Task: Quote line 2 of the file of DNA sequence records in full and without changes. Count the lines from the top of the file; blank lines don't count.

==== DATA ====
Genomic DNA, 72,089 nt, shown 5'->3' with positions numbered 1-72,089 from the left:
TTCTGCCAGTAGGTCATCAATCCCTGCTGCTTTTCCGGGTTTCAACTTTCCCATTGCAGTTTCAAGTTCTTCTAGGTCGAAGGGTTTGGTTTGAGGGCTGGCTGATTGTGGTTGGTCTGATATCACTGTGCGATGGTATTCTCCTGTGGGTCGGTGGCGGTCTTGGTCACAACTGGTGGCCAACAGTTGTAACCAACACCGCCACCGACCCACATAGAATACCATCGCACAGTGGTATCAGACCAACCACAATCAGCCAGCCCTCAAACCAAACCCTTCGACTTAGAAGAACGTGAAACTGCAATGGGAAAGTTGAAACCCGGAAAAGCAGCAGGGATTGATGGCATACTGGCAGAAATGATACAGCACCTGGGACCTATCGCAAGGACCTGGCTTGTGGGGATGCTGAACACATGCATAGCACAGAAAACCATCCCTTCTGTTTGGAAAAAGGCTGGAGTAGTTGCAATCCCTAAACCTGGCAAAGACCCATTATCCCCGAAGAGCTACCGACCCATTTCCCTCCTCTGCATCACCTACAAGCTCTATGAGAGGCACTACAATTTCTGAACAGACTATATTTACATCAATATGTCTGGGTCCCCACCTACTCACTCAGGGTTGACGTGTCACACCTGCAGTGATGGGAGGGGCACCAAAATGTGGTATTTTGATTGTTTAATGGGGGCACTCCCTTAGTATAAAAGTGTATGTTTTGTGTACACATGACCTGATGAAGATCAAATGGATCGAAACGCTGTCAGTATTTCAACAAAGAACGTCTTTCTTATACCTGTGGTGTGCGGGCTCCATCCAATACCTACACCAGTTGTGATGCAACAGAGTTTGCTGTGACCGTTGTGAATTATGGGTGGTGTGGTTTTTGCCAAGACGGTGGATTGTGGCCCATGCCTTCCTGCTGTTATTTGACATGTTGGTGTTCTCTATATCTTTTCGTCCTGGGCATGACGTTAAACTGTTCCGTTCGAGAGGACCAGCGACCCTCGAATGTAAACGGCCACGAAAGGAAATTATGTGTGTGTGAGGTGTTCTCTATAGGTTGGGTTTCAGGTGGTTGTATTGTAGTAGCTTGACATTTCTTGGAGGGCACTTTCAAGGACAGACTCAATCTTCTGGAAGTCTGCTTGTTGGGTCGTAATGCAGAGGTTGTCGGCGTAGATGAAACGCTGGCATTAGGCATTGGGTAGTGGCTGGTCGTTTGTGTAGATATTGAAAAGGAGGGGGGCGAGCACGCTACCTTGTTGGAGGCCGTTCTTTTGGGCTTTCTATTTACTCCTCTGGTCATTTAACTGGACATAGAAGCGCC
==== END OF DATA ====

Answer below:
TTCTGCCAGTAGGTCATCAATCCCTGCTGCTTTTCCGGGTTTCAACTTTCCCATTGCAGTTTCAAGTTCTTCTAGGTCGAAGGGTTTGGTTTGAGGGCTGGCTGATTGTGGTTGGTCTGATATCACTGTGCGATGGTATTCTCCTGTGGGTCGGTGGCGGTCTTGGTCACAACTGGTGGCCAACAGTTGTAACCAACACCGCCACCGACCCACATAGAATACCATCGCACAGTGGTATCAGACCAACCACAATCAGCCAGCCCTCAAACCAAACCCTTCGACTTAGAAGAACGTGAAACTGCAATGGGAAAGTTGAAACCCGGAAAAGCAGCAGGGATTGATGGCATACTGGCAGAAATGATACAGCACCTGGGACCTATCGCAAGGACCTGGCTTGTGGGGATGCTGAACACATGCATAGCACAGAAAACCATCCCTTCTGTTTGGAAAAAGGCTGGAGTAGTTGCAATCCCTAAACCTGGCAAAGACCCATTATCCCCGAAGAGCTACCGACCCATTTCCCTCCTCTGCATCACCTACAAGCTCTATGAGAGGCACTACAATTTCTGAACAGACTATATTTACATCAATATGTCTGGGTCCCCACCTACTCACTCAGGGTTGACGTGTCACACCTGCAGTGATGGGAGGGGCACCAAAATGTGGTATTTTGATTGTTTAATGGGGGCACTCCCTTAGTATAAAAGTGTATGTTTTGTGTACACATGACCTGATGAAGATCAAATGGATCGAAACGCTGTCAGTATTTCAACAAAGAACGTCTTTCTTATACCTGTGGTGTGCGGGCTCCATCCAATACCTACACCAGTTGTGATGCAACAGAGTTTGCTGTGACCGTTGTGAATTATGGGTGGTGTGGTTTTTGCCAAGACGGTGGATTGTGGCCCATGCCTTCCTGCTGTTATTTGACATGTTGGTGTTCTCTATATCTTTTCGTCCTGGGCATGACGTTAAACTGTTCCGTTCGAGAGGACCAGCGACCCTCGAATGTAAACGGCCACGAAAGGAAATTATGTGTGTGTGAGGTGTTCTCTATAGGTTGGGTTTCAGGTGGTTGTATTGTAGTAGCTTGACATTTCTTGGAGGGCACTTTCAAGGACAGACTCAATCTTCTGGAAGTCTGCTTGTTGGGTCGTAATGCAGAGGTTGTCGGCGTAGATGAAACGCTGGCATTAGGCATTGGGTAGTGGCTGGTCGTTTGTGTAGATATTGAAAAGGAGGGGGGCGAGCACGCTACCTTGTTGGAGGCCGTTCTTTTGGGCTTTCTATTTACTCCTCTGGTCATTTAACTGGACATAGAAGCGCC